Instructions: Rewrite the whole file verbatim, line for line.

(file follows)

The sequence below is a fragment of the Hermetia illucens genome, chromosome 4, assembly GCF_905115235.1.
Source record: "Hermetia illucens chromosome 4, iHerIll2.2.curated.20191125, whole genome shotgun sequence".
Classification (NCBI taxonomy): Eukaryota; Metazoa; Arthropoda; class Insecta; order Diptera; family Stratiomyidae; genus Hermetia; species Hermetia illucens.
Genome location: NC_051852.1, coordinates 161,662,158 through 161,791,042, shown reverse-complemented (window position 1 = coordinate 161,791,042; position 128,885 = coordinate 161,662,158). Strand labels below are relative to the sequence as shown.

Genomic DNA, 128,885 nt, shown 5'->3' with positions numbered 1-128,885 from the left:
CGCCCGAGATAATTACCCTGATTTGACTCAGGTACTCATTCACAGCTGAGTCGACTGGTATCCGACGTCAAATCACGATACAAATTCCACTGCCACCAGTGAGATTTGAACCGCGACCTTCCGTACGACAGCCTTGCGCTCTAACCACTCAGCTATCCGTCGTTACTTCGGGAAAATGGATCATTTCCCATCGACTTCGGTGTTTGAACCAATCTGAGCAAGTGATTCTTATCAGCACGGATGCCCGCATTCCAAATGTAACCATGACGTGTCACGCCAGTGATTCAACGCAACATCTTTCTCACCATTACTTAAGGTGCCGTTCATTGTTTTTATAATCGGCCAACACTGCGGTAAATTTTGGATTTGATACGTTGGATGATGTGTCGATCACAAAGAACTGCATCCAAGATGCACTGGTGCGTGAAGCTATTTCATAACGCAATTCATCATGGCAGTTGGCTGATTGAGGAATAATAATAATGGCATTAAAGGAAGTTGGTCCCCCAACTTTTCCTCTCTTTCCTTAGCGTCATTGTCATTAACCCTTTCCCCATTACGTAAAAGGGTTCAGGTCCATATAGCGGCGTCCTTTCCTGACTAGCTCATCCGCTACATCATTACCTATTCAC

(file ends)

The sequence below is a fragment of the Hermetia illucens genome, chromosome 4, assembly GCF_905115235.1.
Source record: "Hermetia illucens chromosome 4, iHerIll2.2.curated.20191125, whole genome shotgun sequence".
Classification (NCBI taxonomy): Eukaryota; Metazoa; Arthropoda; class Insecta; order Diptera; family Stratiomyidae; genus Hermetia; species Hermetia illucens.
Genome location: NC_051852.1, coordinates 161,662,158 through 161,791,042, shown reverse-complemented (window position 1 = coordinate 161,791,042; position 128,885 = coordinate 161,662,158). Strand labels below are relative to the sequence as shown.

Genomic DNA, 128,885 nt, shown 5'->3' with positions numbered 1-128,885 from the left:
CGCCCGAGATAATTACCCTGATTTGACTCAGGTACTCATTCACAGCTGAGTCGACTGGTATCCGACGTCAAATCACGATACAAATTCCACTGCCACCAGTGAGATTTGAACCGCGACCTTCCGTACGACAGCCTTGCGCTCTAACCACTCAGCTATCCGTCGTTACTTCGGGAAAATGGATCATTTCCCATCGACTTCGGTGTTTGAACCAATCTGAGCAAGTGATTCTTATCAGCACGGATGCCCGCATTCCAAATGTAACCATGACGTGTCACGCCAGTGATTCAACGCAACATCTTTCTCACCATTACTTAAGGTGCCGTTCATTGTTTTTATAATCGGCCAACACTGCGGTAAATTTTGGATTTGATACGTTGGATGATGTGTCGATCACAAAGAACTGCATCCAAGATGCACTGGTGCGTGAAGCTATTTCATAACGCAATTCATCATGGCAGTTGGCTGATTGAGGAATAATAATAATGGCATTAAAGGAAGTTGGTCCCCCAACTTTTCCTCTCTTTCCTTAGCGTCATTGTCATTAACCCTTTCCCCATTACGTAAAAGGGTTCAGGTCCATATAGCGGCGTCCTTTCCTGACTAGCTCATCCGCTACATCATTACCTATTCAC